Advanced Vocabulary 4

1. EGREGIOUS: Outstandingly bad, shocking.

  • Where did you get this egregious dress from?
  • Don’t show your egregious attitude in a public place.
  • We were all shocked by his egregious outburst at the party.
  • Rahul is an egregious politician.
  • I am so tired tonight. I had an egregious day today.

2. INCORRIGIBLE: Not able to be changed or reformed.

  • He has an incorrigible habit of interrupting you when you are saying something.
  • Our political system is incorrigible.
  • Due to her incorrigible habit of working for long hours, she got sick.
  • His incorrigible habit of procrastination made him loose in olympiad.
  • If we develop good incorrigible habits nothing can stop us from being an outstanding success.

3. ABERRATION: Something that differs from the norm.

  • His failure was an aberration as he usually wins all the games.
  • My waking up early today will not turn out to be an aberration as I intend to keep this habit.
  • The aberration of the camera lens can be corrected.
  • Her astounding success in the exams turned out to be an aberration.
  • I decided to join this company in the moment of mental aberration.

4. CAJOLE: To urge, coax

  • Her friends cajoled her into drinking too much.
  • I have to cajole my manager to get a leave from office.
  • Sometimes parents have to cajole their children to go to school.
  • Politicians try a lot of things to cajole the voters during the election.
  • You can easily cajole a small child with candies and toys.

5. DILIGENT: Showing care in doing one’s work.

  • The diligent researcher made sure to double check her measurements.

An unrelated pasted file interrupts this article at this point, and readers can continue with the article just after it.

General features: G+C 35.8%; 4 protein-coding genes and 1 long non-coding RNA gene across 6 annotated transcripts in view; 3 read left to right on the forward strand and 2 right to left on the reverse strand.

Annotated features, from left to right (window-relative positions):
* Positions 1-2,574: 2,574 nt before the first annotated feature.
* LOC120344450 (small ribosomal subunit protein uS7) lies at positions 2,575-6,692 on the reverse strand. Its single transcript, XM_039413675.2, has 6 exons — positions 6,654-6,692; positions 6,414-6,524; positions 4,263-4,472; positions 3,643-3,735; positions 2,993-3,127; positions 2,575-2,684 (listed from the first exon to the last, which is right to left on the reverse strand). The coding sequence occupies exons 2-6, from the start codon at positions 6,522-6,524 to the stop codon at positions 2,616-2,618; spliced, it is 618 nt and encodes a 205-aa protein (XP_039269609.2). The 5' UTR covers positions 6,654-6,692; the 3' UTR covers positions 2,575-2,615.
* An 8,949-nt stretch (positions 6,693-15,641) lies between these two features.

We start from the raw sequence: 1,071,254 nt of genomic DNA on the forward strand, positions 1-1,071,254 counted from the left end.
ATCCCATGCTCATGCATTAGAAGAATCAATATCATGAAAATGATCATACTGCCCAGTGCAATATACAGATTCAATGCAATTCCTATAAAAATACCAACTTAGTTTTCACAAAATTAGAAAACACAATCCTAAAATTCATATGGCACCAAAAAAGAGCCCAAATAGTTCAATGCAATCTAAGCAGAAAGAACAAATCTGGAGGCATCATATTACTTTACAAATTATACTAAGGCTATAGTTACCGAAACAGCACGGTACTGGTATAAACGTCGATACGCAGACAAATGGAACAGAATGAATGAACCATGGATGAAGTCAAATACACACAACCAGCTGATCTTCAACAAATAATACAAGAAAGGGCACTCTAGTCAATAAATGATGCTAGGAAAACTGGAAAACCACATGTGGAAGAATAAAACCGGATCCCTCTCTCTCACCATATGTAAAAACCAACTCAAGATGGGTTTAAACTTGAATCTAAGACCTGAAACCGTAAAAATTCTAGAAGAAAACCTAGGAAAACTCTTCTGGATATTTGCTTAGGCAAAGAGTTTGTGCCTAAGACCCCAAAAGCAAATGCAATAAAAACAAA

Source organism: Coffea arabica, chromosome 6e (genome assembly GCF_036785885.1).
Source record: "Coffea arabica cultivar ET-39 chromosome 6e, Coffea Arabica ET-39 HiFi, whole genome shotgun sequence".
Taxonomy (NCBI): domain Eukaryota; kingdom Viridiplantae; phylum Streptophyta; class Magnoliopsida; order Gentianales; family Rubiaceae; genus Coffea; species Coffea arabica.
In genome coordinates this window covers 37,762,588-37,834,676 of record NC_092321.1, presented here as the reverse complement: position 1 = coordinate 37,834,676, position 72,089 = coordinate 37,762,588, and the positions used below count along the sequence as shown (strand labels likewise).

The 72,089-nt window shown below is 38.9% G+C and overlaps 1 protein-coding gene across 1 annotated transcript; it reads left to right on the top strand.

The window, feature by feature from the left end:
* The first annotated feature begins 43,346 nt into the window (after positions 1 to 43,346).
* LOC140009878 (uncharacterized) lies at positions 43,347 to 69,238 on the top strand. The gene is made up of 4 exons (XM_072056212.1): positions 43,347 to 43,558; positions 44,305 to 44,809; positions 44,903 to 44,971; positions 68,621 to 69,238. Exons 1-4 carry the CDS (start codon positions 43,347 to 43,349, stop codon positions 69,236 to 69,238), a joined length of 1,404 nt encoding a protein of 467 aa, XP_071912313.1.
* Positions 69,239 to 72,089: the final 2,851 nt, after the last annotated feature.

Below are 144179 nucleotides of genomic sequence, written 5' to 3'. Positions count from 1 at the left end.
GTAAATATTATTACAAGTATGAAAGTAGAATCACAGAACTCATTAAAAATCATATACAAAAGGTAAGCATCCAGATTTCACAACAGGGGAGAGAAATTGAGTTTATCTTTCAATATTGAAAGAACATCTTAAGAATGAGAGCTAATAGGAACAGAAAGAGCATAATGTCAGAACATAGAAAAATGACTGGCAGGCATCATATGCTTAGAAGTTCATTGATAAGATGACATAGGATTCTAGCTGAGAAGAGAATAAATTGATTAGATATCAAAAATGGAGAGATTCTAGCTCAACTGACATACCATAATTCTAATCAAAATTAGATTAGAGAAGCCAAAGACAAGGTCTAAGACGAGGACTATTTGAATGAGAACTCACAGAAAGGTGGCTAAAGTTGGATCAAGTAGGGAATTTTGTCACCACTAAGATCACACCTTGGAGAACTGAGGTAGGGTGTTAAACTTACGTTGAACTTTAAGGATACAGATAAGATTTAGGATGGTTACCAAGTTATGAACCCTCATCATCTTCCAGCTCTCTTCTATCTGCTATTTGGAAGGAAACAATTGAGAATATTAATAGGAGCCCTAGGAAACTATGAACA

• I work diligently when I am at office.
  • My teacher was diligent in helping me improve my communication skills.
  • He is diligent in the performance of his duties.
  • To get the best results, you need to be disciplined and diligent.

6. ELOQUENT: Expressive, articulate, moving

  • The chief guest gave such an eloquent speech that everybody got emotional.
  • He wins all the arguments because he is an eloquent speaker.
  • It’s important to have a good vocabulary if you want to be an eloquent speaker.
  • Abraham Lincoln is known for his eloquent speeches.
  • Yesterday, our manager gave an eloquent speech in the team meet.  

7. EMBEZZLE: To steal money by falsifying records.

  • They embezzle money whenever they get a chance.
  • Some people don’t pay the taxes and embezzle money by falsifying the records.
  • Politicians embezzle a lot of money from the public funds.
  • The corrupt broker was sent to jail for embezzlement.
  • He embezzled funds from the company in order to pay his debts.


  • I was flabbergasted when I heard the news.
  • I was flabbergasted when the election results came out and BJP won with a majority.
  • I was flabbergasted when I heard that I’d be meeting the famous actor.
  • Ravi flabbergasted everyone with his mesmerizing dance performance.
  • Everyone was flabbergasted when we saw her after such a long time.

9. DEBASE: To lower the quality or esteem of something.

  • The large raise that he gave himself debased his motives for running the charity.
  • Corruption during the commonwealth games debased the prestige of India.
  • The lack of preparation debased his training.
  • The use of plastic debased the environment.
  • Avoid debasing your reputation by lying about small and unimportant things.

10. DERIDE: To laugh at mockingly; to scorn

  • The native speaker often derided the other teacher’s accent.
  • The media derided the new party but were forced to eat their words when they won the election.
  • My father always likes to deride expensive programmes.
  • A new idea is always derided before it becomes popular.
  • Some may deride conventional cricket to be too slow.